30 years after the Camp Hill Uprising: Repression in Pennylvania’s prison system

On Oct. 25, 1989, a three-day uprising took place at Pennsylvania’s State Correctional Institution Camp Hill in response to overcrowding and administrative changes impacting visits, food from families, medical care and the termination of prison programs.

Fire rages in one of the multiple buildings damaged or destroyed during the Camp Hill Uprising in October 1989.

The prison, originally called White Hill, opened in 1941 as an industrial school for juvenile prisoners on 52 acres of property in Cumberland County. In the 1970s it was accredited by the state to house adult prisoners and certified as SCI Camp Hill.

When the uprising happened, the facility designed to house 1,826 prisoners was overcrowded with 2,600 men.  

By the time the uprising was put down on Oct. 28, over 100 people were injured, including guards and inmates; 14 prison buildings were destroyed, with an estimated damage of $57 million. In the weeks that followed over 1,200 prisoners still housed at Camp Hill were kept in leg irons and handcuffs and denied showers until an American Civil Liberties Union lawsuit forced prison officials to back down.

Four days after the Camp Hill uprising, then Pennsylvania Gov. Robert P. Casey held a press conference announcing he was appointing an independent commission to investigate Camp Hill. 

In the three decades that followed, conditions for Pennsylvania prisoners have only deteriorated as draconian state and federal measures, pushed by the agenda of criminal justice policyholders, including the American Legislative Exchange Council (ALEC), were introduced.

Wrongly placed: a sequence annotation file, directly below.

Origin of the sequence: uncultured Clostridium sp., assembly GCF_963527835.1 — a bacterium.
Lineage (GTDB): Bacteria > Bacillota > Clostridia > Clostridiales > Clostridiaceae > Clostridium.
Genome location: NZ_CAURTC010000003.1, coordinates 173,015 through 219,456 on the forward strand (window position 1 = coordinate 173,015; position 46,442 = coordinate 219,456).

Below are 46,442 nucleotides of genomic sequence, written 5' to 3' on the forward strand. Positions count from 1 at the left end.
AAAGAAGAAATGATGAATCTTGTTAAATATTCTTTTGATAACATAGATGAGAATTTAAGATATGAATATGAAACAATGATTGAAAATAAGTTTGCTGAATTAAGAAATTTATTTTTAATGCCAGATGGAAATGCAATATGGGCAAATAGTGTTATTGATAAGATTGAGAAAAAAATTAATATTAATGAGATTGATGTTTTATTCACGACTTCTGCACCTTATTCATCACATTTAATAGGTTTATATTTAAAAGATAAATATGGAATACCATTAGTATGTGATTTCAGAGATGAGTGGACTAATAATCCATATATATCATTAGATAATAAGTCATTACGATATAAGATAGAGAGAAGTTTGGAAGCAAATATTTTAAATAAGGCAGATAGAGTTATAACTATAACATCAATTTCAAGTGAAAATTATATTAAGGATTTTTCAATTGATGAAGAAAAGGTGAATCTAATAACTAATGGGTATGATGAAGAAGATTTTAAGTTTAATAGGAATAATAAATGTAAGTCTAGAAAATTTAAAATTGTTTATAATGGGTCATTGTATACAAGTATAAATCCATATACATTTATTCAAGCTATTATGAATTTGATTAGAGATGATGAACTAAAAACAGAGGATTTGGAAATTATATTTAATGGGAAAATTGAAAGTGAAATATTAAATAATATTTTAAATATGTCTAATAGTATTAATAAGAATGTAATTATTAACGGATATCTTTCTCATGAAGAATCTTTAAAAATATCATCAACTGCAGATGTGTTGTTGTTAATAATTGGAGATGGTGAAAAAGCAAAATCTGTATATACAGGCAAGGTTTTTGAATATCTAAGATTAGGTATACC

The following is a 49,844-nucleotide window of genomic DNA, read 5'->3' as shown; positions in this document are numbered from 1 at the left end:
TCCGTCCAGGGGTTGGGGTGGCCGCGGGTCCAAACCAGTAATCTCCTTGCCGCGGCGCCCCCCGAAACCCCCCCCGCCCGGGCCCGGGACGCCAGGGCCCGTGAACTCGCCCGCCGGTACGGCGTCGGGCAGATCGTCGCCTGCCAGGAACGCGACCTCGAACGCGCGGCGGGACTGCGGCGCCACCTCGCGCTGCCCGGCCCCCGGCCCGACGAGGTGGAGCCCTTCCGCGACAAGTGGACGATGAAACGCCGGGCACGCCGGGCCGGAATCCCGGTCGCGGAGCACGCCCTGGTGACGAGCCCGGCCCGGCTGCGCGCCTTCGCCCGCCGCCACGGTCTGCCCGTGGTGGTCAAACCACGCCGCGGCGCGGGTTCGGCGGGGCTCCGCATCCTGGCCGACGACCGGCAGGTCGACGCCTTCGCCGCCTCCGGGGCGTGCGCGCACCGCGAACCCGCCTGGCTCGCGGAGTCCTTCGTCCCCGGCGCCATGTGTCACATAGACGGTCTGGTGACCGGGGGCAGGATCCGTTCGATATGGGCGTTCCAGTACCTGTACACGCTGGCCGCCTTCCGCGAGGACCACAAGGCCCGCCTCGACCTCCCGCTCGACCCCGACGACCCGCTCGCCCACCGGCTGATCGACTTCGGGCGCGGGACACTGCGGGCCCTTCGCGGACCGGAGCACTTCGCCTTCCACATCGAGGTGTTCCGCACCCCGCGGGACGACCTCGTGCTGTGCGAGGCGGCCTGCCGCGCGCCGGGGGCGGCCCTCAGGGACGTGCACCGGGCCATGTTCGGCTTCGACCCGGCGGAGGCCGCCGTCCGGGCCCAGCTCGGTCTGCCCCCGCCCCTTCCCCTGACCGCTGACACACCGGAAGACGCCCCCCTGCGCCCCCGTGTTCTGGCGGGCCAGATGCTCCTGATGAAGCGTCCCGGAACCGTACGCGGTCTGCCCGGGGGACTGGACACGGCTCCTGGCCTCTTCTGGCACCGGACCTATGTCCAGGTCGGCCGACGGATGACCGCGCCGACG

Privatizing prisons and breaking resistance 

ALEC is a Washington, D.C.-based public policy organization that supports conservative legislators. Launched in 1973 by Paul Weyrich (a Heritage Foundation founder and major New Right figure), ALEC exemplifies the overlap between the corporate sector and public policy. With over 40 percent of state legislators as members, ALEC represents a force in state capitols across the U.S. Of  more than 6,000 state legislators, approximately 2,500 are members of ALEC, including scores who hold key leadership positions.

William Barr, currently President Trump’s hit man as U.S. Attorney General, in 1995 was a hardcore ALEC member and poster boy who used Pennsylvania [as the launching site] for ALEC policies. Barr, Sen. Steward Greenleaf (minority chairman of the Pennsylvania Senate Judiciary Committee), and Rep. Jeff Piccola (Republican chairman of the House Judiciary Committee) did a press conference together about so-called crime to announce the agenda. 

In March 1995, Gov. Thomas Ridge appointed Martin F. Horn as Secretary of the Pennsylvania Department of Corrections (PADOC), giving him carte blanche to make dramatic changes in the state’s prison system. Both Ridge and Horn were staunch members of ALEC and shared its prison policies agenda.